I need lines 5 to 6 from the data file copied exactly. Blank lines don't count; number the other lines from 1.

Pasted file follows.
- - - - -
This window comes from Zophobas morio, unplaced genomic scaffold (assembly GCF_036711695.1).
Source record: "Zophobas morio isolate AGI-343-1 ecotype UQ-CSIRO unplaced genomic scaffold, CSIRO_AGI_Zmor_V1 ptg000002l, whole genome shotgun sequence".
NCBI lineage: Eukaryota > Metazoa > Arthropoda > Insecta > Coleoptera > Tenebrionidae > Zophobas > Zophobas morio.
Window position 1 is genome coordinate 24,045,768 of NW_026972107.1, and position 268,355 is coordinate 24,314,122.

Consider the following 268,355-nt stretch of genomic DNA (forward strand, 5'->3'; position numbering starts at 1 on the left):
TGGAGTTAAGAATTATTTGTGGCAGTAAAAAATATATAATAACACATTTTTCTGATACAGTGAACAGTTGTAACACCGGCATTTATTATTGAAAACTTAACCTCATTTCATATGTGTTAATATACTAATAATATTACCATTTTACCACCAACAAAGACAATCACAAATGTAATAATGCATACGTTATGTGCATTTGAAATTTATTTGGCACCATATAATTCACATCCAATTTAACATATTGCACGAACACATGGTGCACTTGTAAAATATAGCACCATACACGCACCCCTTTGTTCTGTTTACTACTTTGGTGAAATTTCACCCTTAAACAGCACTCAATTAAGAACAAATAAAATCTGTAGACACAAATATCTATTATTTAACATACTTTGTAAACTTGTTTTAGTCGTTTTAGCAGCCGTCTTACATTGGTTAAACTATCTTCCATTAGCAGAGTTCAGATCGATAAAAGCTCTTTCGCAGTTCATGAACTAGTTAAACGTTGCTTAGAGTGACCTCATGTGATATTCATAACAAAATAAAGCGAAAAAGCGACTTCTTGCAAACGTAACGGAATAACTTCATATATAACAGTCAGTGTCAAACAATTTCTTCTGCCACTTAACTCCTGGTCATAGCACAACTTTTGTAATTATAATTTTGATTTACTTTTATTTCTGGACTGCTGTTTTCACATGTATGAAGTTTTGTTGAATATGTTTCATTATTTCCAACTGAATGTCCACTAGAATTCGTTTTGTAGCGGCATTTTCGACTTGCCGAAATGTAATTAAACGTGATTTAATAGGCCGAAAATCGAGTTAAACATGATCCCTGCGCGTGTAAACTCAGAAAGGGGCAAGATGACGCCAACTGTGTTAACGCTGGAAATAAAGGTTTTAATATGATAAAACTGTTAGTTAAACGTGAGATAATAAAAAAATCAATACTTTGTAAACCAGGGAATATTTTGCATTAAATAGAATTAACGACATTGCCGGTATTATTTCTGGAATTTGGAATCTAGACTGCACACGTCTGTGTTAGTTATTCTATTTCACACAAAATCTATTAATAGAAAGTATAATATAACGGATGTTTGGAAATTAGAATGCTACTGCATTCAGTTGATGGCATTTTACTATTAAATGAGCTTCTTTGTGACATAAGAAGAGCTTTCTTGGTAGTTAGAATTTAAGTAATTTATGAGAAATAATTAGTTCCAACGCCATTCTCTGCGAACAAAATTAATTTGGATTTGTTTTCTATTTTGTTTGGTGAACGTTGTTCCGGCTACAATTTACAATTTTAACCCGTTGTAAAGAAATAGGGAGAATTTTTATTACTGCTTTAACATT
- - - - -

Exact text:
Consider the following 268,355-nt stretch of genomic DNA (forward strand, 5'->3'; position numbering starts at 1 on the left):
TGGAGTTAAGAATTATTTGTGGCAGTAAAAAATATATAATAACACATTTTTCTGATACAGTGAACAGTTGTAACACCGGCATTTATTATTGAAAACTTAACCTCATTTCATATGTGTTAATATACTAATAATATTACCATTTTACCACCAACAAAGACAATCACAAATGTAATAATGCATACGTTATGTGCATTTGAAATTTATTTGGCACCATATAATTCACATCCAATTTAACATATTGCACGAACACATGGTGCACTTGTAAAATATAGCACCATACACGCACCCCTTTGTTCTGTTTACTACTTTGGTGAAATTTCACCCTTAAACAGCACTCAATTAAGAACAAATAAAATCTGTAGACACAAATATCTATTATTTAACATACTTTGTAAACTTGTTTTAGTCGTTTTAGCAGCCGTCTTACATTGGTTAAACTATCTTCCATTAGCAGAGTTCAGATCGATAAAAGCTCTTTCGCAGTTCATGAACTAGTTAAACGTTGCTTAGAGTGACCTCATGTGATATTCATAACAAAATAAAGCGAAAAAGCGACTTCTTGCAAACGTAACGGAATAACTTCATATATAACAGTCAGTGTCAAACAATTTCTTCTGCCACTTAACTCCTGGTCATAGCACAACTTTTGTAATTATAATTTTGATTTACTTTTATTTCTGGACTGCTGTTTTCACATGTATGAAGTTTTGTTGAATATGTTTCATTATTTCCAACTGAATGTCCACTAGAATTCGTTTTGTAGCGGCATTTTCGACTTGCCGAAATGTAATTAAACGTGATTTAATAGGCCGAAAATCGAGTTAAACATGATCCCTGCGCGTGTAAACTCAGAAAGGGGCAAGATGACGCCAACTGTGTTAACGCTGGAAATAAAGGTTTTAATATGATAAAACTGTTAGTTAAACGTGAGATAATAAAAAAATCAATACTTTGTAAACCAGGGAATATTTTGCATTAAATAGAATTAACGACATTGCCGGTATTATTTCTGGAATTTGGAATCTAGACTGCACACGTCTGTGTTAGTTATTCTATTTCACACAAAATCTATTAATAGAAAGTATAATATAACGGATGTTTGGAAATTAGAATGCTACTGCATTCAGTTGATGGCATTTTACTATTAAATGAGCTTCTTTGTGACATAAGAAGAGCTTTCTTGGTAGTTAGAATTTAAGTAATTTATGAGAAATAATTAGTTCCAACGCCATTCTCTGCGAACAAAATTAATTTGGATTTGTTTTCTATTTTGTTTGGTGAACGTTGTTCCGGCTACAATTTACAATTTTAACCCGTTGTAAAGAAATAGGGAGAATTTTTATTACTGCTTTAACATT